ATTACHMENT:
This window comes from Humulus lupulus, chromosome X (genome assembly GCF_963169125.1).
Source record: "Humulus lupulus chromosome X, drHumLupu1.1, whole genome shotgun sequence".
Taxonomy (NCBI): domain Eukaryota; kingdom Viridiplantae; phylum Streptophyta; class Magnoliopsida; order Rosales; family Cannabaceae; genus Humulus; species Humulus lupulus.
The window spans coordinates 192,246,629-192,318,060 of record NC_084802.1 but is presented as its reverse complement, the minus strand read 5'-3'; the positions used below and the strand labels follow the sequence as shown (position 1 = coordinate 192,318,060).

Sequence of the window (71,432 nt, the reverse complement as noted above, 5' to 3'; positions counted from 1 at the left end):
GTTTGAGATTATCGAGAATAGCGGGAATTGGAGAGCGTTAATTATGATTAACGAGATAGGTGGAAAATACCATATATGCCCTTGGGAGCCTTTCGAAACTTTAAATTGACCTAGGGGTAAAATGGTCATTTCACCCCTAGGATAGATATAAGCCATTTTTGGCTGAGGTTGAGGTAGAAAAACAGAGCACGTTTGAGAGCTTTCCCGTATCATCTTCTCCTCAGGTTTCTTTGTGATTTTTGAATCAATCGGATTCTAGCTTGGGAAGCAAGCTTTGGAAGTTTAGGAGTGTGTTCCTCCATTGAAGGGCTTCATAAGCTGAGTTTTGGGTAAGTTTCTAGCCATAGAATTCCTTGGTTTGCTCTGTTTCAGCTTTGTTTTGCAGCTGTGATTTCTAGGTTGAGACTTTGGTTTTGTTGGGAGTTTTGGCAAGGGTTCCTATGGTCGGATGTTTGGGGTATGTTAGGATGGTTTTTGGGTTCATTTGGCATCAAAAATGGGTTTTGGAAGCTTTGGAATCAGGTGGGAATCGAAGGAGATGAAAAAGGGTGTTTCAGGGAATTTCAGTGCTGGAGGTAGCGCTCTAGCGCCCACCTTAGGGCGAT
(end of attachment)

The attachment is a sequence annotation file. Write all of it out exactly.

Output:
This window comes from Humulus lupulus, chromosome X (genome assembly GCF_963169125.1).
Source record: "Humulus lupulus chromosome X, drHumLupu1.1, whole genome shotgun sequence".
Taxonomy (NCBI): domain Eukaryota; kingdom Viridiplantae; phylum Streptophyta; class Magnoliopsida; order Rosales; family Cannabaceae; genus Humulus; species Humulus lupulus.
The window spans coordinates 192,246,629-192,318,060 of record NC_084802.1 but is presented as its reverse complement, the minus strand read 5'-3'; the positions used below and the strand labels follow the sequence as shown (position 1 = coordinate 192,318,060).

Sequence of the window (71,432 nt, the reverse complement as noted above, 5' to 3'; positions counted from 1 at the left end):
GTTTGAGATTATCGAGAATAGCGGGAATTGGAGAGCGTTAATTATGATTAACGAGATAGGTGGAAAATACCATATATGCCCTTGGGAGCCTTTCGAAACTTTAAATTGACCTAGGGGTAAAATGGTCATTTCACCCCTAGGATAGATATAAGCCATTTTTGGCTGAGGTTGAGGTAGAAAAACAGAGCACGTTTGAGAGCTTTCCCGTATCATCTTCTCCTCAGGTTTCTTTGTGATTTTTGAATCAATCGGATTCTAGCTTGGGAAGCAAGCTTTGGAAGTTTAGGAGTGTGTTCCTCCATTGAAGGGCTTCATAAGCTGAGTTTTGGGTAAGTTTCTAGCCATAGAATTCCTTGGTTTGCTCTGTTTCAGCTTTGTTTTGCAGCTGTGATTTCTAGGTTGAGACTTTGGTTTTGTTGGGAGTTTTGGCAAGGGTTCCTATGGTCGGATGTTTGGGGTATGTTAGGATGGTTTTTGGGTTCATTTGGCATCAAAAATGGGTTTTGGAAGCTTTGGAATCAGGTGGGAATCGAAGGAGATGAAAAAGGGTGTTTCAGGGAATTTCAGTGCTGGAGGTAGCGCTCTAGCGCCCACCTTAGGGCGAT